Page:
Library JournalBoth students and the general public should welcome this dictionary by the editor of the Cambridge Encyclopedia of Language ( LJ 5/1/88). It defines hundreds of terms connected with language, from A to Zoosemiotics. Many entries are the names of languages, language groups, or countries. Others cover such topics as writing systems, punctuation, traditional grammar, and poetics, while still others are terms from phonetics, language typology, transformational grammar, case grammar, neurolinguistics, and related fields. Illustrations include audiograms of two forms of hearing loss, Chinese characters, and the Indo-European family tree. Recommended especially for academic and larger public libraries.-- Catherine V. von Schon, SUNY at Stony Brook
BooknewsIn this guide to linguistic concepts and names, linguistic does not mean the technical terminology of linguistic sciences, but language in a more everyday sense. Terms are drawn from the various applied areas of language study, such as language teaching, speech pathology, stylistics, typography, and lexicography, as well as from core topics such as grammar, figures of speech, and basic phonetics. Some 2,750 cross-referenced entries are concisely defined in non- technical language. Annotation c. Book News, Inc., Portland, OR (booknews.com)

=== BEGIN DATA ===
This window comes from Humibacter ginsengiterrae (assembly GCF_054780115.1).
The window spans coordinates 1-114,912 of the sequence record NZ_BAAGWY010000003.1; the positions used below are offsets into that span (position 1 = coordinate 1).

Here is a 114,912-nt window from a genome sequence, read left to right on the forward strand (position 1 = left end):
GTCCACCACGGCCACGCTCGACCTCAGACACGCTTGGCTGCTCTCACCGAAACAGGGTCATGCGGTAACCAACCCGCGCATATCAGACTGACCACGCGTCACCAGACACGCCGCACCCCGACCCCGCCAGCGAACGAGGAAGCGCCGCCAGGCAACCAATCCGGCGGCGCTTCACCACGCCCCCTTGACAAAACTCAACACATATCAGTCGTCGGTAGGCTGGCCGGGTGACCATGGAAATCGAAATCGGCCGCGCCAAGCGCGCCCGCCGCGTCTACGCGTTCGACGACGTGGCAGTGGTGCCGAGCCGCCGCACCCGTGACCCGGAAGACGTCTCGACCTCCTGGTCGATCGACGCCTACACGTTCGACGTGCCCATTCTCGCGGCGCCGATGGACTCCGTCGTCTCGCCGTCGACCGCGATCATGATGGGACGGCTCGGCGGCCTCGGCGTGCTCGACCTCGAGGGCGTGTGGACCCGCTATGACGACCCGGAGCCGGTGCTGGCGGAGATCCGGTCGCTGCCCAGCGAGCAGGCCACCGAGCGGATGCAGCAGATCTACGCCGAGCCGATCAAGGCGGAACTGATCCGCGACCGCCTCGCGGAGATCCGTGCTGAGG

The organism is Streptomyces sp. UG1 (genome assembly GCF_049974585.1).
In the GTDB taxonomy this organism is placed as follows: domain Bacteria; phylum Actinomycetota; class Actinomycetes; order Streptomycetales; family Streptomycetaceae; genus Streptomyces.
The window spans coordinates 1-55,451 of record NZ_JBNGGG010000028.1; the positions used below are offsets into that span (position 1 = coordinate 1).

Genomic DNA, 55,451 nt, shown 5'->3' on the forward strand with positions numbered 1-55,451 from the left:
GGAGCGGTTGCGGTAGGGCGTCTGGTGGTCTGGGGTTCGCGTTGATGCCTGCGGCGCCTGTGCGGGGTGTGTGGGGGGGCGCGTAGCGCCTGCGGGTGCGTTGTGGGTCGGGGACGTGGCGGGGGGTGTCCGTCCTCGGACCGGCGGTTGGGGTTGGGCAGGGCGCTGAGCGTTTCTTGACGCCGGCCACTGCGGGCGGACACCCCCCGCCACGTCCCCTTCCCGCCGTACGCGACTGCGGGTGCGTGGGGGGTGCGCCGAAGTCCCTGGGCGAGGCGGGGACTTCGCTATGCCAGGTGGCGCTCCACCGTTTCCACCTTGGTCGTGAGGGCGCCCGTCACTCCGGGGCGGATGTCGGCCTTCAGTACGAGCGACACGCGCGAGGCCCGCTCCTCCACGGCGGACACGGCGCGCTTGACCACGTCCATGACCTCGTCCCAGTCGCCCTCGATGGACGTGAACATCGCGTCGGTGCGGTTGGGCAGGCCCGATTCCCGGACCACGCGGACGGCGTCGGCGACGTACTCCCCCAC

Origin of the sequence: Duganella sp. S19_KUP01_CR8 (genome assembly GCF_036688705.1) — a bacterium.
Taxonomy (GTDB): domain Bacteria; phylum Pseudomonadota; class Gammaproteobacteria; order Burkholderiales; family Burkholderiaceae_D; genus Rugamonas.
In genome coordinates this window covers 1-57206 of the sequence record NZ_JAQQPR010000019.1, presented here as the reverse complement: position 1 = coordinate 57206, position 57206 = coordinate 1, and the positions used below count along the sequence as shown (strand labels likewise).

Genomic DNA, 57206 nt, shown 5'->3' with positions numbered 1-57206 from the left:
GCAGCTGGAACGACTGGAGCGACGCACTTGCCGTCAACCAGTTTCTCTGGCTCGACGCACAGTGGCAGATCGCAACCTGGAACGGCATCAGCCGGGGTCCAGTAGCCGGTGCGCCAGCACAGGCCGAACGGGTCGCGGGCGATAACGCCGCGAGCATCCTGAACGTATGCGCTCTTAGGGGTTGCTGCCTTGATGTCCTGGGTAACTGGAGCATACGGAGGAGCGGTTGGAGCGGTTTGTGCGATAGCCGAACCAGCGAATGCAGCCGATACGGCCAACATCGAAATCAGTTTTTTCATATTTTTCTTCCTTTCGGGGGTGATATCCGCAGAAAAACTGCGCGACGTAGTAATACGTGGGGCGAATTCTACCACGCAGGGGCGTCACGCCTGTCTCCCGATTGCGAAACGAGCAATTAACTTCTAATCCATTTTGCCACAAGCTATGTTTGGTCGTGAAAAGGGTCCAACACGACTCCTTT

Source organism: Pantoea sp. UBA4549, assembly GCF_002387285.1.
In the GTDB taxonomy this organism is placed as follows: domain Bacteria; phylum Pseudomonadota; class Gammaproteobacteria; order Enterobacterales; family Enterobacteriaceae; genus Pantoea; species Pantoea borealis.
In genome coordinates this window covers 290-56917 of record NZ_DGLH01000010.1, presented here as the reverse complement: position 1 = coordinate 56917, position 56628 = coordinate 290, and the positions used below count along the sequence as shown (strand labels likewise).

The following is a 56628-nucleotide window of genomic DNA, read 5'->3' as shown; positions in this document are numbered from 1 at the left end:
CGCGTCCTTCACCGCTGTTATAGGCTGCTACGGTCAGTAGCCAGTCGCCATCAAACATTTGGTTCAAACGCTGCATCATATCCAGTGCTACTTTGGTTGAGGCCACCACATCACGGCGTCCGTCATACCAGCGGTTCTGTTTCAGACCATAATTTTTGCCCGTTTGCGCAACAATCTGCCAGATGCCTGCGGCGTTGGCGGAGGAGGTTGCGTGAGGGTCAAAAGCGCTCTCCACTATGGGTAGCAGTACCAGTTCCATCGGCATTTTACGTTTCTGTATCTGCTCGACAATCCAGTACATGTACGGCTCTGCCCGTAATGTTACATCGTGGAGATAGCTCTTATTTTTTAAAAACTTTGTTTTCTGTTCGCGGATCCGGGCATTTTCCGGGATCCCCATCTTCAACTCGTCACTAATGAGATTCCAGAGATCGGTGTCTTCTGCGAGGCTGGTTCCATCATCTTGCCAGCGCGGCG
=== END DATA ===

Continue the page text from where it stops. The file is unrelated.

Zom ZomsCrystal, a professional fellow of the University College of North Wales, has written extensively in the field of linguistics, language acquisition, prosody, style, and grammar. He prepared the "Encyclopedic Dictionary of Language and Languages" ("EDLL") to "combine the convenience of an alphabetical dictionary with the general range of a thematic encyclopedia." The latter, of course, is his "Cambridge Encyclopedia of Language" ("CEL") ["RBB" Je 15 88]. In this new work, he adds terms from linguistics, but the emphasis is on language "EDLL" is arranged alphabetically, letter by letter, with cross-references to key concepts in capital letters at the end of each entry, which creates a "cats cradle" effect, leading the reader back and forth through a fascinating body of knowledge on language. In addition, words and phrases in boldface type within each entry highlight important ideas that lead to more entries. The author assumes a certain sophistication on the part of the reader; pronunciation is provided only where deemed necesary, excluding words like "implicature" and "glottochronology". British spelling is preferred, although U.S. spelling is mentioned in some entries, for example, ""centre" (UK) or "center" (US). Highly useful are the entries for countries, which include the population in 1990 and official languages, lingua francas, and dialects spoken by small percentages of the population. One nice feature is the ease with which extinct languages such as Anatolian can be identified quickly. In "CEL", the reader must dig into eight appendixes before locating that information. In addition to entries for language families, grammatical terms, and diacritics, names of such individuals as Edward Sapir are included, with cross-references to their contributions. Acronyms and abbreviations are treated in alphabetical order with cross-references to the full wording. Enhancing the dictionary are illustrations such as a depiction of the runic alphabet and six different ways to notate intonation Crystal mined the thematically arranged "CEL" for important terms and concepts, organized the information alphabetically, and made the data eminently more accessible in this new work. Public and academic libraries that can afford both the richly rewarding "CEL" and the more practical "EDLL" should purchase both. If a library can purchase only one, prefer the "CEL".
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